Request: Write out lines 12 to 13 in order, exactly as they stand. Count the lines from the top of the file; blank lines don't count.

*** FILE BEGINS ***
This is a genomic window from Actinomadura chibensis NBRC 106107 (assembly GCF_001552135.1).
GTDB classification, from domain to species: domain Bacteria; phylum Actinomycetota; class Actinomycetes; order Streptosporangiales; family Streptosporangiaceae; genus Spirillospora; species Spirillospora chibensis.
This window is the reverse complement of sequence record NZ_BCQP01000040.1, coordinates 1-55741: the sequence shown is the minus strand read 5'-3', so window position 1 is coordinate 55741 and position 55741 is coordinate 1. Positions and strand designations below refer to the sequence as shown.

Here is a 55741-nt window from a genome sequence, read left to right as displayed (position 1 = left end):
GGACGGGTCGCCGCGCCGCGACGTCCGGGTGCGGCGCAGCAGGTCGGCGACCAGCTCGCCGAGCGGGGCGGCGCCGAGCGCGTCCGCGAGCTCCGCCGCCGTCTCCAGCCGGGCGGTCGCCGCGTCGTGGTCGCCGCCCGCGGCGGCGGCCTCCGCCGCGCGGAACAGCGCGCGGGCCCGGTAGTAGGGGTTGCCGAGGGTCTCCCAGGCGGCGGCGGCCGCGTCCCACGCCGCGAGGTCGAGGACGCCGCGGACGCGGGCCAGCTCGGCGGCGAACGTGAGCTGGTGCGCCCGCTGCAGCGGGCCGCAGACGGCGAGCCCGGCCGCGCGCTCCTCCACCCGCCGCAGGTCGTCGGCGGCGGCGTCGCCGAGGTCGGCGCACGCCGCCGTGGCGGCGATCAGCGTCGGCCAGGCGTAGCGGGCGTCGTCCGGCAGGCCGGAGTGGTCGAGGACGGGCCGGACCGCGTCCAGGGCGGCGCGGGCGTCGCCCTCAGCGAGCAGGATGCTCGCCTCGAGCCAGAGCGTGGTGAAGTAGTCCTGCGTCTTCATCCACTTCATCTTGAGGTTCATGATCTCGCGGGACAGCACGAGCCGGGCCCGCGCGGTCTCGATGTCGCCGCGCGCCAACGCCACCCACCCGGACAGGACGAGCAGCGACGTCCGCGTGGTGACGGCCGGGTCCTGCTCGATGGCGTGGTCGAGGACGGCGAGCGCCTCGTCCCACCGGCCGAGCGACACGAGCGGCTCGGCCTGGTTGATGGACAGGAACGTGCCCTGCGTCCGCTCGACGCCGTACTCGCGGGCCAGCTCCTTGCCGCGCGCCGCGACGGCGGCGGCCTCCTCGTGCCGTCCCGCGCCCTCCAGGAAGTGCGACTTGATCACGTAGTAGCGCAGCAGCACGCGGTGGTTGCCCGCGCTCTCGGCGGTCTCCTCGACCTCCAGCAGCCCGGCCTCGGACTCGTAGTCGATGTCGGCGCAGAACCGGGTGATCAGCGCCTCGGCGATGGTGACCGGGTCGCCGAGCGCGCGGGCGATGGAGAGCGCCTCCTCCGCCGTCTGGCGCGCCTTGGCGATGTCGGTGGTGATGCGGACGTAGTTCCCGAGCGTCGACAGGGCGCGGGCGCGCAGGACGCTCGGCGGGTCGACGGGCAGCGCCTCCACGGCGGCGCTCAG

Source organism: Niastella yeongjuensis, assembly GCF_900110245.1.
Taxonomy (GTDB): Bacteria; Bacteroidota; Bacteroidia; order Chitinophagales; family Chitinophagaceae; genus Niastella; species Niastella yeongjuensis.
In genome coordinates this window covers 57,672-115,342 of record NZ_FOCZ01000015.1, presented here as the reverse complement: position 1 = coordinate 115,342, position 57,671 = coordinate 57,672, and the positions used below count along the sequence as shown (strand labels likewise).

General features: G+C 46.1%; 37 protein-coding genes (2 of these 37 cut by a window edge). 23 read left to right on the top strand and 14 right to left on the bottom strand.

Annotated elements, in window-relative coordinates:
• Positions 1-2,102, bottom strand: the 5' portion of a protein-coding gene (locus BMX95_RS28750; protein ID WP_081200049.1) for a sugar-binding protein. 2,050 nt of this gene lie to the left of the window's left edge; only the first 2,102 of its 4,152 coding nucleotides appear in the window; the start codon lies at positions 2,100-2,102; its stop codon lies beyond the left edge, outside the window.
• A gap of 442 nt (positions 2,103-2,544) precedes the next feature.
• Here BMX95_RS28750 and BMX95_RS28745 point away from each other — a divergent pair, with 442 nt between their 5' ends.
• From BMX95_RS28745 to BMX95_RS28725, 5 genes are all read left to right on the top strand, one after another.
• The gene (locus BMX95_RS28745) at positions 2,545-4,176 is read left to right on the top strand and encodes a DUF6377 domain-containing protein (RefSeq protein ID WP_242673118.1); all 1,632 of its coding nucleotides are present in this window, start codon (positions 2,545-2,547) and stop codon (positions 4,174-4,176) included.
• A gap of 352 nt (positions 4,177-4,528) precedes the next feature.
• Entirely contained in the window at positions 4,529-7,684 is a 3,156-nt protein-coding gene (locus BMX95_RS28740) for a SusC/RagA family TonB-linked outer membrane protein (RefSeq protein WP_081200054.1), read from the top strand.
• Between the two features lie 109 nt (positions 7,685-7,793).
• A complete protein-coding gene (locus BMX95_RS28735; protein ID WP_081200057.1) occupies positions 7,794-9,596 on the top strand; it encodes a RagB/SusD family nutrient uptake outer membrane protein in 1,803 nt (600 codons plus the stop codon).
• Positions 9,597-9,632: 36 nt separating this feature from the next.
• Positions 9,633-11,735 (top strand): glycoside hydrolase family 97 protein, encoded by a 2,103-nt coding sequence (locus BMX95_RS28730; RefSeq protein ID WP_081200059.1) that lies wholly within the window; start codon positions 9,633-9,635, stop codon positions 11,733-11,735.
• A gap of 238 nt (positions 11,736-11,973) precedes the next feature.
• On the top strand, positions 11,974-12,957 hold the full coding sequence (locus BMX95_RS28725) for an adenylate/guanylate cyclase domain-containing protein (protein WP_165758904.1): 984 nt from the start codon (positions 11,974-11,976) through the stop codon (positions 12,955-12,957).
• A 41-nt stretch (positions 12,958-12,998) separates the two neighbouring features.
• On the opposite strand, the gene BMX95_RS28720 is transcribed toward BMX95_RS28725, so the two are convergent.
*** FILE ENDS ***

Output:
• A gap of 442 nt (positions 2,103-2,544) precedes the next feature.
• Here BMX95_RS28750 and BMX95_RS28745 point away from each other — a divergent pair, with 442 nt between their 5' ends.